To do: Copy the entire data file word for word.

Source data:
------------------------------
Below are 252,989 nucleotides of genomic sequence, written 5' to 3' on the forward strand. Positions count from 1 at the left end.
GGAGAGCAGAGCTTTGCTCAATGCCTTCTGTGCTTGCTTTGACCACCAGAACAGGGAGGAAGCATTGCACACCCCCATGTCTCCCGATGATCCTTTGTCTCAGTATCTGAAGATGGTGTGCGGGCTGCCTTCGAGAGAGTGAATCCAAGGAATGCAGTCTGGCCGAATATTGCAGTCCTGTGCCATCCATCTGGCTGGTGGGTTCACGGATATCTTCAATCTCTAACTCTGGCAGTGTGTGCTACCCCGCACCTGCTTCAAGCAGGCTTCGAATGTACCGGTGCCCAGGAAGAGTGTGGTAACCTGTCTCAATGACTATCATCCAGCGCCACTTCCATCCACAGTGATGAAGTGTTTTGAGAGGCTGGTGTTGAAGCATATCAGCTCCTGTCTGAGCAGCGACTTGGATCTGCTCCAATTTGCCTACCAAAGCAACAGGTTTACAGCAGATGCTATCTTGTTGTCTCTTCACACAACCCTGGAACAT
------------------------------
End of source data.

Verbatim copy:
Below are 252,989 nucleotides of genomic sequence, written 5' to 3' on the forward strand. Positions count from 1 at the left end.
GGAGAGCAGAGCTTTGCTCAATGCCTTCTGTGCTTGCTTTGACCACCAGAACAGGGAGGAAGCATTGCACACCCCCATGTCTCCCGATGATCCTTTGTCTCAGTATCTGAAGATGGTGTGCGGGCTGCCTTCGAGAGAGTGAATCCAAGGAATGCAGTCTGGCCGAATATTGCAGTCCTGTGCCATCCATCTGGCTGGTGGGTTCACGGATATCTTCAATCTCTAACTCTGGCAGTGTGTGCTACCCCGCACCTGCTTCAAGCAGGCTTCGAATGTACCGGTGCCCAGGAAGAGTGTGGTAACCTGTCTCAATGACTATCATCCAGCGCCACTTCCATCCACAGTGATGAAGTGTTTTGAGAGGCTGGTGTTGAAGCATATCAGCTCCTGTCTGAGCAGCGACTTGGATCTGCTCCAATTTGCCTACCAAAGCAACAGGTTTACAGCAGATGCTATCTTGTTGTCTCTTCACACAACCCTGGAACAT